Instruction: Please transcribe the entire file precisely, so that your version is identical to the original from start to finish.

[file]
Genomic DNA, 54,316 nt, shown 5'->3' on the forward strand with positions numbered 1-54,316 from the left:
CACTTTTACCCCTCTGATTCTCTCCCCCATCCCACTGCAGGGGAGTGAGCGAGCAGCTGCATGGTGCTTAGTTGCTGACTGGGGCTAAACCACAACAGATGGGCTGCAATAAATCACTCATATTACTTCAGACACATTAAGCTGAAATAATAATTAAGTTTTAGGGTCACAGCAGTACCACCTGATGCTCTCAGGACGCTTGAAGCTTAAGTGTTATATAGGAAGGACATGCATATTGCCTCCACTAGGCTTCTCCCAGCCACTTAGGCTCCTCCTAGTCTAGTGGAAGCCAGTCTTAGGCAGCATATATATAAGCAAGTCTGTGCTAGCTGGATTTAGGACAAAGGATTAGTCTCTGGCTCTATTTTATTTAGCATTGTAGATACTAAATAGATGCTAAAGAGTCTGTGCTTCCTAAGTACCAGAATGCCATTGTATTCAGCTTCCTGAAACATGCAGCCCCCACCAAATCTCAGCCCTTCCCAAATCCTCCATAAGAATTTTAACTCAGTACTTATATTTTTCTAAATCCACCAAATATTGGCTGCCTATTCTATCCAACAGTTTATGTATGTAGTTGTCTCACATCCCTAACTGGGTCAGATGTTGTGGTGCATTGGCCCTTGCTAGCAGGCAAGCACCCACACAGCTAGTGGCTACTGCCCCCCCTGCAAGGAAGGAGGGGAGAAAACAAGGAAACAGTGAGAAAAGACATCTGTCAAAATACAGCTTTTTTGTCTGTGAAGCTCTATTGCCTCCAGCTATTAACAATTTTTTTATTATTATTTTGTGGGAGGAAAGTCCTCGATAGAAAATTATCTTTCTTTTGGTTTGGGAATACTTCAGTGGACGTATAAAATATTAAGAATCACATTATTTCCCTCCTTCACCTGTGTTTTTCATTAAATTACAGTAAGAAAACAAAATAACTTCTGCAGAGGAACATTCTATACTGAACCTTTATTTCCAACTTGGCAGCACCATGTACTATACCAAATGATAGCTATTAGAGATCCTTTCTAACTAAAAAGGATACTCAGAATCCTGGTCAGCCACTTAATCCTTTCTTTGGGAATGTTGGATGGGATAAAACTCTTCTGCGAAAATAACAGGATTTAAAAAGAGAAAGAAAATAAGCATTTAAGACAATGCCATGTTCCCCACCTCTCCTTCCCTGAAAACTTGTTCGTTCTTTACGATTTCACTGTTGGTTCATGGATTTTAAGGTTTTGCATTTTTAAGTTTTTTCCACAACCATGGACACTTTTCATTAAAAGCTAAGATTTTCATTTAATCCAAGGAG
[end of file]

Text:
Genomic DNA, 54,316 nt, shown 5'->3' on the forward strand with positions numbered 1-54,316 from the left:
CACTTTTACCCCTCTGATTCTCTCCCCCATCCCACTGCAGGGGAGTGAGCGAGCAGCTGCATGGTGCTTAGTTGCTGACTGGGGCTAAACCACAACAGATGGGCTGCAATAAATCACTCATATTACTTCAGACACATTAAGCTGAAATAATAATTAAGTTTTAGGGTCACAGCAGTACCACCTGATGCTCTCAGGACGCTTGAAGCTTAAGTGTTATATAGGAAGGACATGCATATTGCCTCCACTAGGCTTCTCCCAGCCACTTAGGCTCCTCCTAGTCTAGTGGAAGCCAGTCTTAGGCAGCATATATATAAGCAAGTCTGTGCTAGCTGGATTTAGGACAAAGGATTAGTCTCTGGCTCTATTTTATTTAGCATTGTAGATACTAAATAGATGCTAAAGAGTCTGTGCTTCCTAAGTACCAGAATGCCATTGTATTCAGCTTCCTGAAACATGCAGCCCCCACCAAATCTCAGCCCTTCCCAAATCCTCCATAAGAATTTTAACTCAGTACTTATATTTTTCTAAATCCACCAAATATTGGCTGCCTATTCTATCCAACAGTTTATGTATGTAGTTGTCTCACATCCCTAACTGGGTCAGATGTTGTGGTGCATTGGCCCTTGCTAGCAGGCAAGCACCCACACAGCTAGTGGCTACTGCCCCCCCTGCAAGGAAGGAGGGGAGAAAACAAGGAAACAGTGAGAAAAGACATCTGTCAAAATACAGCTTTTTTGTCTGTGAAGCTCTATTGCCTCCAGCTATTAACAATTTTTTTATTATTATTTTGTGGGAGGAAAGTCCTCGATAGAAAATTATCTTTCTTTTGGTTTGGGAATACTTCAGTGGACGTATAAAATATTAAGAATCACATTATTTCCCTCCTTCACCTGTGTTTTTCATTAAATTACAGTAAGAAAACAAAATAACTTCTGCAGAGGAACATTCTATACTGAACCTTTATTTCCAACTTGGCAGCACCATGTACTATACCAAATGATAGCTATTAGAGATCCTTTCTAACTAAAAAGGATACTCAGAATCCTGGTCAGCCACTTAATCCTTTCTTTGGGAATGTTGGATGGGATAAAACTCTTCTGCGAAAATAACAGGATTTAAAAAGAGAAAGAAAATAAGCATTTAAGACAATGCCATGTTCCCCACCTCTCCTTCCCTGAAAACTTGTTCGTTCTTTACGATTTCACTGTTGGTTCATGGATTTTAAGGTTTTGCATTTTTAAGTTTTTTCCACAACCATGGACACTTTTCATTAAAAGCTAAGATTTTCATTTAATCCAAGGAG